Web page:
successfully reproduce the main features of the thermal structure and the super-rotation of the
atmosphere [69,88–90].
The third and even more interesting lesson is related to the ‘failure’ of planetary global climate
models [66]. When and why GCMs have not been able to predict the observations accurately?
Different sources of errors and challenges are listed below.
Downloaded from http://rsta.royalsocietypublishing.org/ on December 3, 2014
(a) Runaway glaciation and runaway greenhouse effects
While studying the sensitivity of Earth’s climate and the extension of the habitable zone (i.e. the
range of orbits where the climate can be suitable for surface liquid water and life), it has been
discovered that the climate of a planet with liquid water on its surface can be extremely sensitive
to parameters such as the radiative flux received from its parent star. This results from the fact
that the radiative effect of water strongly varies with temperature as its phase changes, inducing
strong feedbacks [61].
For instance, slightly ‘moving’ a planet like the Earth away from the Sun induces a strong
climate instability because of the process of ‘runaway glaciation’: a lower solar flux decreases
the surface temperatures, and thus increases the snow and ice cover, leading to higher surface
albedos which tend to further decrease the surface temperature [101–103]. The Earth would
become completely frozen (and several tens of degrees colder on average) if moved away from
the Sun beyond a threshold distance which is highly model-dependent, but probably close to
the present orbit (5–15% further from the Sun). Furthermore, there is an hysteresis. This Earthlike planet would remain ice-covered when set back to its initial conditions: being completely
frozen is thus, in theory, another stable regime for the Earth. Note that this ice-snow albedo
feedback is much weaker around M-stars because water ice tends then to have a much lower
albedo, since it absorbs in the near-infrared where M-stars emit a significant fraction of their
radiation [104].
5. Climate instability and feedbacks
rsta.royalsocietypublishing.org Phil. Trans. R. Soc. A 372: 20130084
source of disagreement between models and uncertainties when predicting the future of
our planet (e.g. [98]).
— Weak forcings, long timescales. While different GCMs can easily agree between themselves
and with the observations when modelling a system strongly forced by the variations of,
say, insolation, GCM simulations naturally become model sensitive when the evolution
of the system primarily depends on a subtle balance between modelled processes.
An interesting case is the Venus general circulation—the super-rotation of Venus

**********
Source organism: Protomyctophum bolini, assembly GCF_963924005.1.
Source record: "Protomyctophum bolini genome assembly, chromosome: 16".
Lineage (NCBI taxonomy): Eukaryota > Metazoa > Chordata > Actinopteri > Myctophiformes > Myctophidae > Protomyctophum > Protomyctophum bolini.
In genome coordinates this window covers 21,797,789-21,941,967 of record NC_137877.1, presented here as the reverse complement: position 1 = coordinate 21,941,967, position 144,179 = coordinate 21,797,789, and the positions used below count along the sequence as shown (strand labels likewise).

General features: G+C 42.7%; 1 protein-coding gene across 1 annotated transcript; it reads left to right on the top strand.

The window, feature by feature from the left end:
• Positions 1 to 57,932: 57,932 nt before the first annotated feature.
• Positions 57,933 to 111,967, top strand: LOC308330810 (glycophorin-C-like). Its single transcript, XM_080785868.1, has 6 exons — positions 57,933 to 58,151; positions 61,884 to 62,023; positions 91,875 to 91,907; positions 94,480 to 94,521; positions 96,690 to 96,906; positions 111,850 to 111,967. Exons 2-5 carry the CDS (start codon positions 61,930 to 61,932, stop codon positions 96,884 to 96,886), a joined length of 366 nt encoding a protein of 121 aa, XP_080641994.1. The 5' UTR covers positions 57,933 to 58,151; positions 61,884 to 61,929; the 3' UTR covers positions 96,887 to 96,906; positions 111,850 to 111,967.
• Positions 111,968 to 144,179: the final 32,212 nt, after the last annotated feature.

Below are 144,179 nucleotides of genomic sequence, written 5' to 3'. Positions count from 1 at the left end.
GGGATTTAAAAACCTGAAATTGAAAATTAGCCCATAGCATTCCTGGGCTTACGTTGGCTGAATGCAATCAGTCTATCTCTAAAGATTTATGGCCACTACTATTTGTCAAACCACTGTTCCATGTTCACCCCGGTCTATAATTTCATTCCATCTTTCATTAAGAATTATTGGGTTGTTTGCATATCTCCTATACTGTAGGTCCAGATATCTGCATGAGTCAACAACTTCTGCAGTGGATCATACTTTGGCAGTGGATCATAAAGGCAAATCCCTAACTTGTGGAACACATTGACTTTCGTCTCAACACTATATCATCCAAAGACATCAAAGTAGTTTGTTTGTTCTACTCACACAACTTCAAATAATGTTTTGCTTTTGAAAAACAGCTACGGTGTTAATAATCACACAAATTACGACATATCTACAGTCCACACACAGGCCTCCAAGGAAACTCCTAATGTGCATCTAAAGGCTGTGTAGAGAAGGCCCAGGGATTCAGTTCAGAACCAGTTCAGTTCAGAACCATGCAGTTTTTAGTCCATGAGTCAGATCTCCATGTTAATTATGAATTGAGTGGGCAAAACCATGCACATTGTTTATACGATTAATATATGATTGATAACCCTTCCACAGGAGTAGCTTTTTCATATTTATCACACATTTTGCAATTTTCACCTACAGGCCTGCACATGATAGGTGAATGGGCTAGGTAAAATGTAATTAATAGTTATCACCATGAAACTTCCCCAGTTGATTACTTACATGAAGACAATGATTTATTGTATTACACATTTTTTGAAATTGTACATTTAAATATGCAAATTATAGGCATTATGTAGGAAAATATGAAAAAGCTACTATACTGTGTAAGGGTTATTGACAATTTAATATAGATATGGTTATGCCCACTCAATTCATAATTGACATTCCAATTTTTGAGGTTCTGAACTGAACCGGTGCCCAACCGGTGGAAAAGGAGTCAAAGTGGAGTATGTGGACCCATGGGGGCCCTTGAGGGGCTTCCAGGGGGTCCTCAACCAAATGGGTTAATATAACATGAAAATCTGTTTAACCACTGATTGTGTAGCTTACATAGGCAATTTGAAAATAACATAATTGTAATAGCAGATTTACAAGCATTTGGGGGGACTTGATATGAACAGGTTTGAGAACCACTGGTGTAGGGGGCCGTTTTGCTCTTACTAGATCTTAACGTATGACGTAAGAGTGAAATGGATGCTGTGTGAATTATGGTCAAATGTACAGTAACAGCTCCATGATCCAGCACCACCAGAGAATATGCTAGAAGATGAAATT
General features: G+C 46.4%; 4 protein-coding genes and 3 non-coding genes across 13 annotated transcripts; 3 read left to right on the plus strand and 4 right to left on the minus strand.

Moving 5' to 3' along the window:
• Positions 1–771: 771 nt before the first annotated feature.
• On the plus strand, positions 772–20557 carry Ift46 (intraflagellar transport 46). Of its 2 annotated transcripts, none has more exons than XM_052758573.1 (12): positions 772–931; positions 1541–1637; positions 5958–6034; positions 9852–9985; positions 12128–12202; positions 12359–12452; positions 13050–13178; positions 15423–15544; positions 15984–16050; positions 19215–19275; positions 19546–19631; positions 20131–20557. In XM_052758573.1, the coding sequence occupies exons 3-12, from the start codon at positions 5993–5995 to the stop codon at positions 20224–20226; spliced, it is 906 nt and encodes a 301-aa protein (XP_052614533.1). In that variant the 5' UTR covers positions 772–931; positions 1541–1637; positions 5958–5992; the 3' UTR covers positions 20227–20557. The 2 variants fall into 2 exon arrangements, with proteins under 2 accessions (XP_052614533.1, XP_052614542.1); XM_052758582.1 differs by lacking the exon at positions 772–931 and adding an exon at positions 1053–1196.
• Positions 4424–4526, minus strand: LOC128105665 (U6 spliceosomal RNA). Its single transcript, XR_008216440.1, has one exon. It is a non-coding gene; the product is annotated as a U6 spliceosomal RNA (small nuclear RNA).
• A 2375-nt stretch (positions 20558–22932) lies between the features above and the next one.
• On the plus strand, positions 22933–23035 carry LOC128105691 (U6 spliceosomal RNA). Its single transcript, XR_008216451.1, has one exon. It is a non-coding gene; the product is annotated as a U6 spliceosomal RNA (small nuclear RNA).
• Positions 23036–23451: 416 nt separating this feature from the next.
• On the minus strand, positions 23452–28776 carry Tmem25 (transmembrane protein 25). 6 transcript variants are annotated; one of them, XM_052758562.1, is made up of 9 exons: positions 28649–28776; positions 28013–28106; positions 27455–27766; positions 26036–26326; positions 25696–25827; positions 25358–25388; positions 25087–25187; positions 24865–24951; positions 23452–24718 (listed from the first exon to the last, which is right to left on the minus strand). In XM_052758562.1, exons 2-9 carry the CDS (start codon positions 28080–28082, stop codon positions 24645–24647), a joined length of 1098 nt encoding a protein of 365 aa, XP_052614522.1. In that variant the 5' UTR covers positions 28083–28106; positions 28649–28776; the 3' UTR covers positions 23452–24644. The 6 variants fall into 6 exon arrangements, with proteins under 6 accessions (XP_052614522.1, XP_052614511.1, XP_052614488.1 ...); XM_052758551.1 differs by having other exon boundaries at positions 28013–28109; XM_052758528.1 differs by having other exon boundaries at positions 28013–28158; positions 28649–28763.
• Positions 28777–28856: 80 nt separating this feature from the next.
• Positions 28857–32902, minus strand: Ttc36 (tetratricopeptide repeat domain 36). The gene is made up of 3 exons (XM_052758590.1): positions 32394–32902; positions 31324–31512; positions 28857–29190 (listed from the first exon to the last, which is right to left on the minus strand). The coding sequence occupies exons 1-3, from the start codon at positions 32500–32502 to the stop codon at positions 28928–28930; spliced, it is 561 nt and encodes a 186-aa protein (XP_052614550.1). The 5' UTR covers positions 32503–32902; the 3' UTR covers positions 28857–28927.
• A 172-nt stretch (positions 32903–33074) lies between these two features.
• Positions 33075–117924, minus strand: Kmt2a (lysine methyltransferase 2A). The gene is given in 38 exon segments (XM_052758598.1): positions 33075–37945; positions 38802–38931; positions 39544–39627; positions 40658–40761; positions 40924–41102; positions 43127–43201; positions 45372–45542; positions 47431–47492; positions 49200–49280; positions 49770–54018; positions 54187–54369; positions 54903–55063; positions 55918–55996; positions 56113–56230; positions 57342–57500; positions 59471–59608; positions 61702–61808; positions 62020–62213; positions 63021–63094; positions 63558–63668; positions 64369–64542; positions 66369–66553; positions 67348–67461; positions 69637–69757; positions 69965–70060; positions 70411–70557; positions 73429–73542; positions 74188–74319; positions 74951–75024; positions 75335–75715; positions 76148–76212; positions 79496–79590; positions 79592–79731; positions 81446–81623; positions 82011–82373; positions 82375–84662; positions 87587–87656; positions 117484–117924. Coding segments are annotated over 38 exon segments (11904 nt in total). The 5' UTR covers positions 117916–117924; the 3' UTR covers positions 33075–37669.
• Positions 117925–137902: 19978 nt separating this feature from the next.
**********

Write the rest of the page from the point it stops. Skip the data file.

atmosphere is the result of a subtle equilibrium involving balance in the exchanges
of angular momentum between surface and atmosphere, and balance in the angular
momentum transport between the mean meridional circulation and the planetary waves,
thermal tides and gravity waves. Comparative studies between Venus GCMs under
identical physical forcings [99,100] have recently shown that modelling this balance
is extremely sensitive to the dynamical core details, to the boundary conditions and
possibly also to initial conditions. These studies revealed that various dynamical cores,
which would give very similar results in Earth or Mars conditions, can predict very
different circulation patterns in Venus-like conditions.
— The take-home message. Overall, our experience in the Solar System has shown that
the different model components that make a climate model can be applied without
major changes to most terrestrial planets. It has also revealed potential weaknesses
and inaccuracies of GCMs. Clearly, when modelling climate systems which are poorly
observed, it is necessary to carefully explore the sensitivity of the modelled system to
key parameters, in order to ‘bracket’ the reality. Nevertheless, it seems to us that when
speculating about the climate regime on a specific detected planet and in particular its
habitability, the primary uncertainty lies in our ability to predict and imagine the possible
nature of its atmosphere, rather than in our capacity to model the climate processes for
a given atmosphere. This said, that does not mean that it is easy to predict temperatures
and the states of the volatiles, because in many cases an accurate climate model exhibits
a very high sensitivity to some parameters, as detailed in §5.
Downloaded from http://rsta.royalsocietypublishing.org/ on December 3, 2014
Another concept that must be taken into account when speculating about the possible climates on